Graham Sustainability Institute

Huron County Integrated Assessment of Extreme Water Levels

Project Team

Lynne Peterson (PI) – Local Government and Integrated Policy Consultant
George Arhonditsis (PI), Helen McRae, Meghan Allerton – University of Toronto
Agnes Richards – Environment and Climate Change Canada
Kate Proctor –  Land-use planning consultant and Huron County farmer
Tonia Wanio –  Municipal finance and land-use planning consultant

Project Summary

The Great Lakes Water Levels Integrated Assessment aimed to help decision makers address the challenges and opportunities posed by Great lakes water level variability.
For a decade, ending only recently, Ontario’s Huron County experienced the full gamut of issues related to low water levels along its 62 miles of shoreline, with the Huron coast registering the lowest water levels in recorded history in January 2013. Over the next two years, water levels rebounded with near record precipitation. This has improved the significant challenges low water levels posed for commercial shipping, recreational boating, ecosystem health and water quality, but high water levels have resulted in tourist complaints that beaches have shrunk, and bluff erosion is threatening some 550 cottages and other waterfront structures.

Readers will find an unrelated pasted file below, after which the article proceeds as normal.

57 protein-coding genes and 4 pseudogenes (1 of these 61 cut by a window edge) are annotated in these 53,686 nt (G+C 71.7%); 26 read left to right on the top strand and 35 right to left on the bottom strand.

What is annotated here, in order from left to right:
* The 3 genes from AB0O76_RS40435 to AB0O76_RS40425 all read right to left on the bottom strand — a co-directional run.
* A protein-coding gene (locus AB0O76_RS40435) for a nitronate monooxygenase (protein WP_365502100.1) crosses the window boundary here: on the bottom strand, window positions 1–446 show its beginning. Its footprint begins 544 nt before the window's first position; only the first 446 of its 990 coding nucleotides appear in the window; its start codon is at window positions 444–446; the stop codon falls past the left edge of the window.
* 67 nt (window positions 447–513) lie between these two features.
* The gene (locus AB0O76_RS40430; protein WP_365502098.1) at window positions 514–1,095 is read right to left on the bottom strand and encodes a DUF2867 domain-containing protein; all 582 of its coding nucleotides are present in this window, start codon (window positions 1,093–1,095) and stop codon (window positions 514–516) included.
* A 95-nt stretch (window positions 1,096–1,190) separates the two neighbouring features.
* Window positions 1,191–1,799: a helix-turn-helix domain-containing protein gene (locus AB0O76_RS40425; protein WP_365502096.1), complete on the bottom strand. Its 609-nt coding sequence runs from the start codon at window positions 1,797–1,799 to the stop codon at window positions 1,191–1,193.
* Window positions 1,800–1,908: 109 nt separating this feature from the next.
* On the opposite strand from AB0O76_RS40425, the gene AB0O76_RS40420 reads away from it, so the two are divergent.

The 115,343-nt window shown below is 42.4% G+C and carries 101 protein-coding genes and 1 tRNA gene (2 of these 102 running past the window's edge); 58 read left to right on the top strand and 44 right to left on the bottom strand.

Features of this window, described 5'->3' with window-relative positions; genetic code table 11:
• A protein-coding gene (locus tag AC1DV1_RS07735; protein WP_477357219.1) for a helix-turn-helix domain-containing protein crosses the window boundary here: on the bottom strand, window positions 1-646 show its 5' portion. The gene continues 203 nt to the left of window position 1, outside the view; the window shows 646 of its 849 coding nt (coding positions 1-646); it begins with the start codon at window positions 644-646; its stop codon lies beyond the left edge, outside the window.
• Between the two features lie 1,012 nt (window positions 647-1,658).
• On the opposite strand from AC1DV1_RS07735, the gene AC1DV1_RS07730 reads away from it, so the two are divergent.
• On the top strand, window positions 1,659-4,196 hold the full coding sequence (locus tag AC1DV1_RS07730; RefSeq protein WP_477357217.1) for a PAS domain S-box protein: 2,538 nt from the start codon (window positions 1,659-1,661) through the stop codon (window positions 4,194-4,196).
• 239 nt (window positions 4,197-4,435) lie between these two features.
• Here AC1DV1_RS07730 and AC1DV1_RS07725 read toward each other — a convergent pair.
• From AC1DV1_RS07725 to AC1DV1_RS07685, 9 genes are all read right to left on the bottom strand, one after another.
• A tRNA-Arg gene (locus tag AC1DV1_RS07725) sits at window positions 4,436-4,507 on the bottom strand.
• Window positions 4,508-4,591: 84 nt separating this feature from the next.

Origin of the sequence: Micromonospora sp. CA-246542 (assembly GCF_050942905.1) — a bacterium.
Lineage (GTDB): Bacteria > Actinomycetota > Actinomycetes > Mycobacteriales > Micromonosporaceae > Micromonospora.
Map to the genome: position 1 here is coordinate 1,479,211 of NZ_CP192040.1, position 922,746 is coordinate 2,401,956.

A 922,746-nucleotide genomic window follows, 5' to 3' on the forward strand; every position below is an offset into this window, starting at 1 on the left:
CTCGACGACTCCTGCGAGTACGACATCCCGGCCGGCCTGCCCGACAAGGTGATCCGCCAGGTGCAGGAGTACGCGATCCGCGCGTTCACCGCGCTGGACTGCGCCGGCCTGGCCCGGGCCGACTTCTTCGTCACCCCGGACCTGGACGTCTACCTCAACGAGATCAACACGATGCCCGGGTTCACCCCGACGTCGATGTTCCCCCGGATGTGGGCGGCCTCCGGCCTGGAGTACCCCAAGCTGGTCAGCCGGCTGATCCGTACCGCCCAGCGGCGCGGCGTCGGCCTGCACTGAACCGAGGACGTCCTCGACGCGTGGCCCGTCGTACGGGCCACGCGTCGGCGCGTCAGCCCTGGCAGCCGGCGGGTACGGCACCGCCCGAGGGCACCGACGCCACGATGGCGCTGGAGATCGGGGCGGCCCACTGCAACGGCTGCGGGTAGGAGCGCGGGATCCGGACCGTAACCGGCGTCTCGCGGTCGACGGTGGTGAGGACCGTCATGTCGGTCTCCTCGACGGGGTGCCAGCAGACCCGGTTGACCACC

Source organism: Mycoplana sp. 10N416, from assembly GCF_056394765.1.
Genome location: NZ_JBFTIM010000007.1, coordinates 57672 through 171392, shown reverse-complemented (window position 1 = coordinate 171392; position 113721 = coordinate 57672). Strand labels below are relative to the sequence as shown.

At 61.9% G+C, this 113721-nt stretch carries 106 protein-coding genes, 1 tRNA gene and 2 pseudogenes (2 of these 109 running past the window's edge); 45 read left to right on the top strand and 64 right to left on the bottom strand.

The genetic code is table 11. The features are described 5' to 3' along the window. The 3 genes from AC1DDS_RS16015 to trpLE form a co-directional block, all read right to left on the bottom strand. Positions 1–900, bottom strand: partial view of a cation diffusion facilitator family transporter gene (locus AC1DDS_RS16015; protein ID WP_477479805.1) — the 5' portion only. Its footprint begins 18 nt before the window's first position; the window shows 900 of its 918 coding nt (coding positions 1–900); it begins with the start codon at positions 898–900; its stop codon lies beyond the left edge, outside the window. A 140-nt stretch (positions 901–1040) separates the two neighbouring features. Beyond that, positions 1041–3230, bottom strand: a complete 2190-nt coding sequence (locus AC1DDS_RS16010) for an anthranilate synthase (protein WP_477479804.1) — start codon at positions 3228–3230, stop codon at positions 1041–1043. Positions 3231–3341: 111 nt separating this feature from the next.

This team will worked with the multi-stakeholder Huron County Water Protection Steering Committee to develop a site-specific description of issues arising from both high and low water extremes, together with potential actions and options that could be taken by governmental, environmental, business and residential stakeholders. Additional project partners and stakeholders included the Maitland Valley and Ausable Bayfield Conservation Authorities, Lake Huron Centre for Coastal Conservation, Huron County Planning and Development Department, and shoreline residents associations.


This project received a $50,000 Integrated Assessment Grant in 2015.